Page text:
“We’ll make it to the finish line, I suppose,” she added, “but just barely. I read those stories about the one-percent living like royalty and I think, ‘I don’t know anybody like that. Who are those people?’ So much for the American dream. We used to be the rising middle class. I just hope the kids like our minivan. It’s probably all they’re going to inherit.”
I laughed at her joke, though it really wasn’t that funny. In the issue of Newsweek I was holding, ironically, an article on the “One Percent” explained that they represent just six-tenths of the American work force, earning on average $995,000 per year in income, with an average of $4.5 million in assets.
For Christmas this year, according to the magazine, the One Percenters planned to spend an average $68,000 on new luxury automobiles and maybe $50,000 on jewelry. That’s a genuine “December to Remember” event.
“I wonder what’s happening to America?” my new airport friend said. “It’s almost like we’re becoming Third World nation in our own country. What do you think?”
Like millions of Americans swamped with college debt and dwindling resources, I could relate to much of what she said, including her feeling that once upon a time, the future seemed promising for those who worked hard and played fair and strived to “get ahead.”
Thinking about how American life has dramatically changed over the past 20 years, I said, it was pretty easy to feel disgusted if not outright disillusioned by what the vast majority of us have been through and witnessed — a Wall Street culture that shifted from being a source of revenue for aspiring companies to being an unregulated casino for financial firms that cared only about making windfalls, not products, a federal government increasingly indifferent to the will of its citizens, partisan politicians lining their pockets while uniformly lacking the personal courage or integrity to do the right thing, and a vanishing middle and upper-middle class that was once the bedrock of the nation — increasingly fed up with all the above. “And yet,” I said, “I’m feeling pretty optimistic about our future — and not just because I’m so hoping for a new Lexus under the tree from my Secret Santa.”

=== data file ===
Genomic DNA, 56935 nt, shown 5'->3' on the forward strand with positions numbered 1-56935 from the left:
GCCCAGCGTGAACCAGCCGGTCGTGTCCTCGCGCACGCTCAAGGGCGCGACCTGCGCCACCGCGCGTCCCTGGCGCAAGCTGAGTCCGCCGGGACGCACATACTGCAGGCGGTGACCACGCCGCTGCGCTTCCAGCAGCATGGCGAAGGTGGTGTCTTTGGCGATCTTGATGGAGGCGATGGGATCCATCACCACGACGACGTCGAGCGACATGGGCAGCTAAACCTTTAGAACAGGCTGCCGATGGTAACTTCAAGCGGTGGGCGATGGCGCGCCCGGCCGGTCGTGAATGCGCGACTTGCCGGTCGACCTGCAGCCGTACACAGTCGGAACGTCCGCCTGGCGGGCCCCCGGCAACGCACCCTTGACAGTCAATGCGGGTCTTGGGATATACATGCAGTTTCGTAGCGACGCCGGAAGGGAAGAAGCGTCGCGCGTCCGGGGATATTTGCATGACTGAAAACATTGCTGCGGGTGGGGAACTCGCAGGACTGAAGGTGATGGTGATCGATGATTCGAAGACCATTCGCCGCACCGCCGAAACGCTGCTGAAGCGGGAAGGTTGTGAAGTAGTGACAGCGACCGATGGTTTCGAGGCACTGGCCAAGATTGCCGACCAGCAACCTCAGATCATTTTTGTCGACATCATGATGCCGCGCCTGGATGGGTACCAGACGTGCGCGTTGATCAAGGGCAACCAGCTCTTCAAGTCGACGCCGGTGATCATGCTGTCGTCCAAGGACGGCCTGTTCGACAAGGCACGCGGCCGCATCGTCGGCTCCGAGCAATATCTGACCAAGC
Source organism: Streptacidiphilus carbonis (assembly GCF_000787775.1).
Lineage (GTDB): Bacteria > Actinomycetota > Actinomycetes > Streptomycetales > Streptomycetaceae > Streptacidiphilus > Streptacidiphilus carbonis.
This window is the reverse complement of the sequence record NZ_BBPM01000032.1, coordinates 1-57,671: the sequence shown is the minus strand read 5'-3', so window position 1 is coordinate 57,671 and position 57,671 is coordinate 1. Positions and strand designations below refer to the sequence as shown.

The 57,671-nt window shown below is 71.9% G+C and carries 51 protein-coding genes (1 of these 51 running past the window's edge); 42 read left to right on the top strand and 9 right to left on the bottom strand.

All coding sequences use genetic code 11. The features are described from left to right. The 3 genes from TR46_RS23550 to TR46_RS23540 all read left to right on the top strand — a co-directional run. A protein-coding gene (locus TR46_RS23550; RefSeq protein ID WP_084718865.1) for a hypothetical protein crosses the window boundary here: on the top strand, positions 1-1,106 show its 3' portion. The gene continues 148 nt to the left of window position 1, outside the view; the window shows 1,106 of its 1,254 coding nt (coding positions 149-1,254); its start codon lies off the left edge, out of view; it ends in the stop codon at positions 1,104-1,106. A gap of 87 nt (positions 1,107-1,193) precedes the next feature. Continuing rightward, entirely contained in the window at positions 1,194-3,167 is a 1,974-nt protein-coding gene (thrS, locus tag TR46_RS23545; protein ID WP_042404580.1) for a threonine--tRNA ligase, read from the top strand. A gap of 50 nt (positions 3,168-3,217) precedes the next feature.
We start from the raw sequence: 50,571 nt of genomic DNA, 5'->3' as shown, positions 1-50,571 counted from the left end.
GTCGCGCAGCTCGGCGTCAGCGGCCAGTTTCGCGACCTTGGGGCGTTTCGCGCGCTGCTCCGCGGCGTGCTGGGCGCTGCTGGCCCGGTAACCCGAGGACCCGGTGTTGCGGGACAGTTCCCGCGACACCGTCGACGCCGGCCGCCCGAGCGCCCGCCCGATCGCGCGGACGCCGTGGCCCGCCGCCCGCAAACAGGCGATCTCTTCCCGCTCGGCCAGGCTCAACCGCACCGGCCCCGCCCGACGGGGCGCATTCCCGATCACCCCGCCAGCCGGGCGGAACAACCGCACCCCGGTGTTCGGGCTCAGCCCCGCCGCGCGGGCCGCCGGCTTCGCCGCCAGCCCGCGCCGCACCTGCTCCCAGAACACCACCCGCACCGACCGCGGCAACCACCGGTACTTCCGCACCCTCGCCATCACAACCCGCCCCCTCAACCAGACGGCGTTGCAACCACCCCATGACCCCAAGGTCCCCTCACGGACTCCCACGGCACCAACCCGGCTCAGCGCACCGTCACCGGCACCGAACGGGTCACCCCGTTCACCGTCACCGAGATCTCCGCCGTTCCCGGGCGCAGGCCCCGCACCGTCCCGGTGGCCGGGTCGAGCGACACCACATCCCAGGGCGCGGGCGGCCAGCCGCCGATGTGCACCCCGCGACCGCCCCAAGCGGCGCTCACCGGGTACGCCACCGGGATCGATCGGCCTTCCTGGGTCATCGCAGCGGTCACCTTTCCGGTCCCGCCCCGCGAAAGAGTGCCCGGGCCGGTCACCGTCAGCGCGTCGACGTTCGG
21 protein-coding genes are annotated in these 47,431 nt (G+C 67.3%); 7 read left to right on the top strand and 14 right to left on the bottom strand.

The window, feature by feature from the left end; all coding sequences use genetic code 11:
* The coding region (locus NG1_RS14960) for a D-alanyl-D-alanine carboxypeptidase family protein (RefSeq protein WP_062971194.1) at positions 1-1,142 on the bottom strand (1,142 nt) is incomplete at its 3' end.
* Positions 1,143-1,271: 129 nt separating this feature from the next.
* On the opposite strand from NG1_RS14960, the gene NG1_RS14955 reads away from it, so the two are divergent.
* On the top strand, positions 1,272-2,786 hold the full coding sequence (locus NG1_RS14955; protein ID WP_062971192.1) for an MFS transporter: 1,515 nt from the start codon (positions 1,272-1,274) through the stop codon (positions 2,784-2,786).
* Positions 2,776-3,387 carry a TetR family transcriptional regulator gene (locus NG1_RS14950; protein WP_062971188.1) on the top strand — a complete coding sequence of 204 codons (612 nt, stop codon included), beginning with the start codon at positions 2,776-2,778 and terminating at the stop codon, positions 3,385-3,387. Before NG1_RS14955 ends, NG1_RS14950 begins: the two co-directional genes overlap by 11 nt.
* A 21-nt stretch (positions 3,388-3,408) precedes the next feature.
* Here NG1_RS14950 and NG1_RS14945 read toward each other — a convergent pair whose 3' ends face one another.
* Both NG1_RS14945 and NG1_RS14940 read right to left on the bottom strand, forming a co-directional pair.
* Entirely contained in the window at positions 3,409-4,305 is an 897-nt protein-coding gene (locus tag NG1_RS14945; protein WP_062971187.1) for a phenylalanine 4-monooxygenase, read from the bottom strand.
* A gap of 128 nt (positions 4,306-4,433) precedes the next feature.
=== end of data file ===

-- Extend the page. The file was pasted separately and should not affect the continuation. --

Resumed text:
She laughed and looked at me as if I were kidding. “It’s our kids,” I said. “I think their generation might actually be better stewards of the world they’re about to inherit than we were.”
I sketched out my thinking briefly.
They seemed, for example, far less motivated by the idea of corporate profit and personal financial security than we children of the 1970s had been, better informed and far less tolerant of the secret shenanigans of big banks and greed of an unregulated Wall Street.
Maybe more important to our nation’s future, as a group on the whole, our kids didn’t seem to see race, religion or sexual preference as a social barrier of any sort and appeared happily unburdened by the kind of blinkered nationalism that’s long lead America into foolish wars. The Occupy Wall Street and tea party movements, it struck me, were simply important manifestations of the same growing sense among most ordinary Americans that something is very out of whack in our national life, that our country has gone off the rails.